Why Subversion Still Beats Git
Out Of Date Warning
Languages change. Perspectives are different. Ideas move on. This article was published on January 14, 2010 which is more than two years ago. It may be out of date. You should verify that technical information in this article is still current before relying upon it for your own purposes.
Note: This post is outdated, and has been superseded by Git Versus Subversion: A Reconsideration.
There are lots of projects heading over to Git these days. It’s not hard to see why: Git offers great merging support, distributed version control, and a great playground. Spots like Github even offer centralization crucial to large open source projects. But when it comes to the corporate world, Git may not be ready for prime time.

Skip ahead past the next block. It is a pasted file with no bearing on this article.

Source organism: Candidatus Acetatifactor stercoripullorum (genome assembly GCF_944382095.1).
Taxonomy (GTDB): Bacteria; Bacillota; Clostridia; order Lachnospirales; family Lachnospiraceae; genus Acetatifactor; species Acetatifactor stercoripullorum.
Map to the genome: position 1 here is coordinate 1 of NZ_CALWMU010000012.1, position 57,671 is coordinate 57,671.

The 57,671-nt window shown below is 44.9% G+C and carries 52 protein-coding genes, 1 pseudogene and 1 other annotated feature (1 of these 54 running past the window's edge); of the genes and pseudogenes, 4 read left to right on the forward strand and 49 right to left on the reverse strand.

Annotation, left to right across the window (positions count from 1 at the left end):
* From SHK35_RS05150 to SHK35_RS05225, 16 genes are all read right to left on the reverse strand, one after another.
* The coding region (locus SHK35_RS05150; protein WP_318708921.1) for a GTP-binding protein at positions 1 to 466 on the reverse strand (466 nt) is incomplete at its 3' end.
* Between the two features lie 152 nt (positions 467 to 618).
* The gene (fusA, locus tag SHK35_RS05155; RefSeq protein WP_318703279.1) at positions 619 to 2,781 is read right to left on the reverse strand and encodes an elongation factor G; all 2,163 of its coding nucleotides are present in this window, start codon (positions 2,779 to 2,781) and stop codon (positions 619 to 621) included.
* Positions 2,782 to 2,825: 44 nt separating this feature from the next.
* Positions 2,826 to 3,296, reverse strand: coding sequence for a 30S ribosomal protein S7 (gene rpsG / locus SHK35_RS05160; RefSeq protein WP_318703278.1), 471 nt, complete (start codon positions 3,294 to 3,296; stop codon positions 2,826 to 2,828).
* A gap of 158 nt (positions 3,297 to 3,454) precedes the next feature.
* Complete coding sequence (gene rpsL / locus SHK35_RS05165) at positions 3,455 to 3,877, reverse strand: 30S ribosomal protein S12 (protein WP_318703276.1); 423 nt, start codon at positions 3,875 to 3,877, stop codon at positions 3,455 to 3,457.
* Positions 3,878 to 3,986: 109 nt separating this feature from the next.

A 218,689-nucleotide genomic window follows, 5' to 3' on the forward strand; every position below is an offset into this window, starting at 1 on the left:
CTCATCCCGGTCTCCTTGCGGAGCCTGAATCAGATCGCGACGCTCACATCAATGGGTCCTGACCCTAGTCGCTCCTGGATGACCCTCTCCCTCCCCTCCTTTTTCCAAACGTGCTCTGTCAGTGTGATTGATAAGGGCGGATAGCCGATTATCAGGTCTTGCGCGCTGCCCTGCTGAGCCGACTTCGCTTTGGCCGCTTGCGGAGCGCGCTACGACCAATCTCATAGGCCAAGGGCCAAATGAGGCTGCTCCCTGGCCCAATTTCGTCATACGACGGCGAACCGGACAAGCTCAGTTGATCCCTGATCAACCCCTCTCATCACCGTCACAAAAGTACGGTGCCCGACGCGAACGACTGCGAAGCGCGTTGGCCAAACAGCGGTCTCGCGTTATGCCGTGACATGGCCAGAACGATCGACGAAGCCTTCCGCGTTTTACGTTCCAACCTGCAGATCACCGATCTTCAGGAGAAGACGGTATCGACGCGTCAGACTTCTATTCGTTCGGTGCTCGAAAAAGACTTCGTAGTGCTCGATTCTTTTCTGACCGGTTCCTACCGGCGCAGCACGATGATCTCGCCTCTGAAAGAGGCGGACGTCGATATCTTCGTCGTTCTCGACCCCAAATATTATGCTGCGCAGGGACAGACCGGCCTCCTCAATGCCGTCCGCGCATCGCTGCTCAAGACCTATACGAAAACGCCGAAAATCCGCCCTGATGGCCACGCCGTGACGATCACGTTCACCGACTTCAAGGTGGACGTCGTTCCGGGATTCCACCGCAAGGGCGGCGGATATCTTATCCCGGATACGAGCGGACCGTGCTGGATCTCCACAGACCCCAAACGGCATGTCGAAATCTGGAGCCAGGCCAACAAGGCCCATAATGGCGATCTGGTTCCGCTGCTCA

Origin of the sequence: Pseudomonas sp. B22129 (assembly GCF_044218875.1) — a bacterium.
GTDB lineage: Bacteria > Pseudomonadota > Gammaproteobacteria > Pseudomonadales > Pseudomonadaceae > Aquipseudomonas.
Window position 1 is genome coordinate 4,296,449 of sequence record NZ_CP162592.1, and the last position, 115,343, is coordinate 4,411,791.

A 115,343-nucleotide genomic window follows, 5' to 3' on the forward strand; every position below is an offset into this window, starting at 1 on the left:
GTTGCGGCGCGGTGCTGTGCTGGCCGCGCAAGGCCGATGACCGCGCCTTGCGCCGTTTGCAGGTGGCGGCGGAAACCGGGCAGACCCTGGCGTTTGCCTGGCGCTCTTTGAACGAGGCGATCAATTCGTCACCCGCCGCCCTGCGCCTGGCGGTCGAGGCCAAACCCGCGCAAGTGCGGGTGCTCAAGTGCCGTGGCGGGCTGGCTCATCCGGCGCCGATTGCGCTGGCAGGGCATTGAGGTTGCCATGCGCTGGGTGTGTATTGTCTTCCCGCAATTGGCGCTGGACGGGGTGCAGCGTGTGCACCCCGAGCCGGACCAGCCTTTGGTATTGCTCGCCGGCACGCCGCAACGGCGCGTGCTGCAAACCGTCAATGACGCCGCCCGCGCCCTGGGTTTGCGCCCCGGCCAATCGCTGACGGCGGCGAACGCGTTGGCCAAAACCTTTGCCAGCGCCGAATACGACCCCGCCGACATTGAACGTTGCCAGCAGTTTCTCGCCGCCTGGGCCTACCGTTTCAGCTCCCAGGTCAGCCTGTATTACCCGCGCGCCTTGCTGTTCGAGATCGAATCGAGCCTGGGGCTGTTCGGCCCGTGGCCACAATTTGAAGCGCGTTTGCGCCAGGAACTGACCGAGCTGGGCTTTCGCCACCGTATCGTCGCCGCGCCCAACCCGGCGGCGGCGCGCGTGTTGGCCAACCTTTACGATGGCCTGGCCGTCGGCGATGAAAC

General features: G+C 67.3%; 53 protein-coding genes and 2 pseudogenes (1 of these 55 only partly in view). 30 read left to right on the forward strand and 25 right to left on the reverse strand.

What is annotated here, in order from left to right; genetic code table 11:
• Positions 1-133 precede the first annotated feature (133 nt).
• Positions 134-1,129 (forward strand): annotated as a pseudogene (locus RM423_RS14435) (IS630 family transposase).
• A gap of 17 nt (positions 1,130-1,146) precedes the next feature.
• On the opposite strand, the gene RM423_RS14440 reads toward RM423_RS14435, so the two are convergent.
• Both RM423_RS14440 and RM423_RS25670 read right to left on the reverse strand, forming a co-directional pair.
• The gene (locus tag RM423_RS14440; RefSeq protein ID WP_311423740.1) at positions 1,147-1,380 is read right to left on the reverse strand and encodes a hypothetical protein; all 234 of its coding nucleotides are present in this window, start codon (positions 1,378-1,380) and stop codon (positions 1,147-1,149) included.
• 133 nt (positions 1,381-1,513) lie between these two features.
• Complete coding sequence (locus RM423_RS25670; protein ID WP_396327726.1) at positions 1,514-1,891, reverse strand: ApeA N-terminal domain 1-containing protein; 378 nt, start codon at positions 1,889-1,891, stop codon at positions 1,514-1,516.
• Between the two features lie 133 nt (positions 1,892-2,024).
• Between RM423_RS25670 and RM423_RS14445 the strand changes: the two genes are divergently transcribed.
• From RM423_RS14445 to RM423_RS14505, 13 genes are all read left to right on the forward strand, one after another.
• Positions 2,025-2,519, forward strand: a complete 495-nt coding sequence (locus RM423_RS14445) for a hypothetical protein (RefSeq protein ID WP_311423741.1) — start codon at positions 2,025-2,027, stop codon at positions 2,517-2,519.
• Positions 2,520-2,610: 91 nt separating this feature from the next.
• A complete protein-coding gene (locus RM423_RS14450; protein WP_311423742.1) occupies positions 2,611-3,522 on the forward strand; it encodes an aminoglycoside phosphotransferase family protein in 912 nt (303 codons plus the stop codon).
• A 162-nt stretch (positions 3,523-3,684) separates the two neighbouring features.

Corporate America needs a centralized version control system. Subversion still offers this: Subversion centralizes the repository and simply checks out a working copy (versus Git, which gives you a complete repository). Corporate America still needs to have cannonical version numbers, and the ability to see the progress of a product over time as a single line – not a bunch of branches and independent repositories.
Git is a great piece of software. It is fantastic for distributed version control. It is my opinion that when it comes to corporate work, Subversion will still continue to win out
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